Imagine Little Teddy, five years old. He marches off to kindergarten, where he learns the alphabet and how those 26 letters are magically transformed into words. One afternoon, sitting at the kitchen table, he writes a story about a squirrel and a spaceship. His brother looks over his shoulder and laughs. “That’s the stupidest thing I ever read. Squirrels can’t drive spaceships. Plus, you can’t even spell.” Teddy crumples his story and throws it in the trash. Why did he ever think Squirrels in Space was a good idea?
Grade 3, and his teacher posts everyone’s essay on the wall outside the classroom. Teddy is so proud he can hardly breathe—until he hears the snickers. “Look at this one. He spelled ‘ammunition’ wrong. And look at that handwriting. Are you sure he’s not still in kindergarten?”
And so it goes. Teddy grows up to be Ted. He hates his English classes, says they’re boring and stupid. Instead, he gets a degree in business, lands a terrific job he’s good at, becomes a rising star in his company. Then his supervisor offers him a promotion. It’s a great opportunity. Lots more money, better benefits, but he’ll have to write copy for clients. His unconscious mind knows this a bad idea. He doesn’t consciously think about the Squirrels in Space incident, but deep inside, his unconscious mind knows writing hurts. It’s already decided that this is a dangerous situation that Ted must be protected from at all costs.
Ted goes home to think it over. Maybe he makes a list of pros and cons. He thinks of all the rational reasons why the cons carry more weight than the pros. On Monday, he goes into the office and says, “Sam, I appreciate the opportunity, but…”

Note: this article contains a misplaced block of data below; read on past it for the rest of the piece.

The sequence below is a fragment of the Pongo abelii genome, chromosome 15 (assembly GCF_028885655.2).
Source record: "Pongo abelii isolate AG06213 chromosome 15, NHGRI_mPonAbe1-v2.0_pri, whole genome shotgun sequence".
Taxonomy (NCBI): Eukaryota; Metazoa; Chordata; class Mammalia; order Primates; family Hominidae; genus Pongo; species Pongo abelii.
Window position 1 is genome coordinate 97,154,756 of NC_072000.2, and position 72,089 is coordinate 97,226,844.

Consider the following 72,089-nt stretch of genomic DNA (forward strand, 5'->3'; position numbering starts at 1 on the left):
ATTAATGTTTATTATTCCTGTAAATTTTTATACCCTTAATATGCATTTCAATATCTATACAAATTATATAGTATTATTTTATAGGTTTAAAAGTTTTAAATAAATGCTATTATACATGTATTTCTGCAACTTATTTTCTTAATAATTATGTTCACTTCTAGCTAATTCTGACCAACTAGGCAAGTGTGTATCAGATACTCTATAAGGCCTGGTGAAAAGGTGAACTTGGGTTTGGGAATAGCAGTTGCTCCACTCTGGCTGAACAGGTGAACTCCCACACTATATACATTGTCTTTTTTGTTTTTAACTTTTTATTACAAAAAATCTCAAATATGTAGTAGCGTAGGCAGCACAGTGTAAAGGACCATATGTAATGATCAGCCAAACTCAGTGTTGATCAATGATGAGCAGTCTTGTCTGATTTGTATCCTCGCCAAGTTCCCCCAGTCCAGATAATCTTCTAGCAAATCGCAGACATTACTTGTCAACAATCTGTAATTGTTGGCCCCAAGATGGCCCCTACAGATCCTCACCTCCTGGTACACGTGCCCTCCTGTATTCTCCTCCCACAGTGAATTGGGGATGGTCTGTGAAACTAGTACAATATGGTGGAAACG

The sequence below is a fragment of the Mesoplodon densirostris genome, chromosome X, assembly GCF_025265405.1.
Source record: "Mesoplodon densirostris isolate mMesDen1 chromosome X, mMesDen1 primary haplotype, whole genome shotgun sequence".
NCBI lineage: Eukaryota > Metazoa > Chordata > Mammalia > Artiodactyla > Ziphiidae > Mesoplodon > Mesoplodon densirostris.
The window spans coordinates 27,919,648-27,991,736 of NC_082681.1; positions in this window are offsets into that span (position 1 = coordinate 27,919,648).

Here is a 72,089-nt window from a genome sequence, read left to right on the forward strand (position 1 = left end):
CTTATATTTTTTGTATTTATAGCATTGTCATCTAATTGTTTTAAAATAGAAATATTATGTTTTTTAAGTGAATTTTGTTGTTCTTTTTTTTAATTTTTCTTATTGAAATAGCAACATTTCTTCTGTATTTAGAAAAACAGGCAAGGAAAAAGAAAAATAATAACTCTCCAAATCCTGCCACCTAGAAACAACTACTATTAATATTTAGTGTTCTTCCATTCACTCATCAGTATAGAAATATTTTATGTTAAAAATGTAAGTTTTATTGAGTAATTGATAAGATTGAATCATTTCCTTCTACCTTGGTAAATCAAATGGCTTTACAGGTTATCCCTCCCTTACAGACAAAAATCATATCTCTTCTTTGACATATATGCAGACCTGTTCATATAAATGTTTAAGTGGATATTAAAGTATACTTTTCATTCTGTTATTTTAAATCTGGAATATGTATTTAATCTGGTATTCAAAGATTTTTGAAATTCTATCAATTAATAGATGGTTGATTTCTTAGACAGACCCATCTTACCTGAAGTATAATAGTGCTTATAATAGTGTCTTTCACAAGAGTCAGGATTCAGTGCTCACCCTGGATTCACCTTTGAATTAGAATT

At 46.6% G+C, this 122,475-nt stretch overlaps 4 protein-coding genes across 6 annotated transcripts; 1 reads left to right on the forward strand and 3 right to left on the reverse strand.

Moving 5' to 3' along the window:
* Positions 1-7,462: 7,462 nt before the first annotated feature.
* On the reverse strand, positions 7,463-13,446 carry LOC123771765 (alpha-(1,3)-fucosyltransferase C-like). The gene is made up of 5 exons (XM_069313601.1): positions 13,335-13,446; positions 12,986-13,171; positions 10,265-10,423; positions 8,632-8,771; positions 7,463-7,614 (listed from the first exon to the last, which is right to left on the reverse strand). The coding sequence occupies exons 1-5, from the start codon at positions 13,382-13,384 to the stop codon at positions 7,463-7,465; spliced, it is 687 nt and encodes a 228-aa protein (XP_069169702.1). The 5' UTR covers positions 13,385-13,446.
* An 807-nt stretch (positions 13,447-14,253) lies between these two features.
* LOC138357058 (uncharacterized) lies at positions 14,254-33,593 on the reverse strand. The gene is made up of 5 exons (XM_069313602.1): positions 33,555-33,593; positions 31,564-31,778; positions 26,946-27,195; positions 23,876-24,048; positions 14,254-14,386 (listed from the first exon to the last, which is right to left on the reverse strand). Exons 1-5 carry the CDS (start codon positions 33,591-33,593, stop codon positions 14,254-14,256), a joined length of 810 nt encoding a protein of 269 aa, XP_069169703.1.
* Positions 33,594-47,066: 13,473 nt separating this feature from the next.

His decision to turn down the promotion is based, not on his carefully constructed list of pros and cons, but on an inner drive to avoid the kind of pain he felt the day his brother laughed at Squirrels in Space.
Drives are our unconscious motivations, the thoughts and emotions that churn around in that primordial soup we talked about earlier. They’re the reasons we want what we want and fear what we fear. They might drive us to enter a marathon and push on until we drop, even when common sense says it’s time to stop. The conscious desire is to win a medal, get in shape, make Dad proud.
The unconscious drive is the fear of not being good enough (because Dad, who was a track star in high school, always let you know when you fell short, but never once expressed his approval); a hunger for attention (because when you were small, everyone you knew praised you for your athletic prowess, and that felt good); or the need for validation (because your older sister was a star athlete who got all the accolades while you were the clumsy one who sat in the bleachers and pretended to cheer).
What are your character’s unconscious drives and motivations? What influences are working on him that he isn’t even aware of?
Obstacles and Conflicts